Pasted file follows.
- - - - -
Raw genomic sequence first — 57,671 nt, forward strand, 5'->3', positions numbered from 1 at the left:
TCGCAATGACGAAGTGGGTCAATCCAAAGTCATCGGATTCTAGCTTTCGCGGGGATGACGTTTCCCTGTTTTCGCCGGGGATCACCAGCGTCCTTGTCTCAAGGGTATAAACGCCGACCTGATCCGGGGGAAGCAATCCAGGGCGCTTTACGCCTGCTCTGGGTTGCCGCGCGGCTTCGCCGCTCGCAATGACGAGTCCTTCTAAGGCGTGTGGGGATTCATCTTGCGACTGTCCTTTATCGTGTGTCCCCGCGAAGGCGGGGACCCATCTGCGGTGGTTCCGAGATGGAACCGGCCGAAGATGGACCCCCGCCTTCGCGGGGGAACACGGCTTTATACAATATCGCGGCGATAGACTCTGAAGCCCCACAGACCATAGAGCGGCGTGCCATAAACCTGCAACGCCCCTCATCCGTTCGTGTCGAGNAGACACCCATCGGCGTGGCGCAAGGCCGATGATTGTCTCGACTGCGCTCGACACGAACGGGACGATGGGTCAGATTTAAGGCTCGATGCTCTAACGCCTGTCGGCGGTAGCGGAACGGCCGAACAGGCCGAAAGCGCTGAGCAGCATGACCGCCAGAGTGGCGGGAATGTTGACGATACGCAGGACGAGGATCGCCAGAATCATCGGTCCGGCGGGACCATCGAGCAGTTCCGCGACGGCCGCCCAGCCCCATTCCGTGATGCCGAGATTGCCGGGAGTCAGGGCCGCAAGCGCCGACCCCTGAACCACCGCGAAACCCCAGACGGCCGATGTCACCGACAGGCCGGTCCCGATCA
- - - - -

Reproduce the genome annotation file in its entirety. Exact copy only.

Raw genomic sequence first — 57,671 nt, forward strand, 5'->3', positions numbered from 1 at the left:
TCGCAATGACGAAGTGGGTCAATCCAAAGTCATCGGATTCTAGCTTTCGCGGGGATGACGTTTCCCTGTTTTCGCCGGGGATCACCAGCGTCCTTGTCTCAAGGGTATAAACGCCGACCTGATCCGGGGGAAGCAATCCAGGGCGCTTTACGCCTGCTCTGGGTTGCCGCGCGGCTTCGCCGCTCGCAATGACGAGTCCTTCTAAGGCGTGTGGGGATTCATCTTGCGACTGTCCTTTATCGTGTGTCCCCGCGAAGGCGGGGACCCATCTGCGGTGGTTCCGAGATGGAACCGGCCGAAGATGGACCCCCGCCTTCGCGGGGGAACACGGCTTTATACAATATCGCGGCGATAGACTCTGAAGCCCCACAGACCATAGAGCGGCGTGCCATAAACCTGCAACGCCCCTCATCCGTTCGTGTCGAGNAGACACCCATCGGCGTGGCGCAAGGCCGATGATTGTCTCGACTGCGCTCGACACGAACGGGACGATGGGTCAGATTTAAGGCTCGATGCTCTAACGCCTGTCGGCGGTAGCGGAACGGCCGAACAGGCCGAAAGCGCTGAGCAGCATGACCGCCAGAGTGGCGGGAATGTTGACGATACGCAGGACGAGGATCGCCAGAATCATCGGTCCGGCGGGACCATCGAGCAGTTCCGCGACGGCCGCCCAGCCCCATTCCGTGATGCCGAGATTGCCGGGAGTCAGGGCCGCAAGCGCCGACCCCTGAACCACCGCGAAACCCCAGACGGCCGATGTCACCGACAGGCCGGTCCCGATCA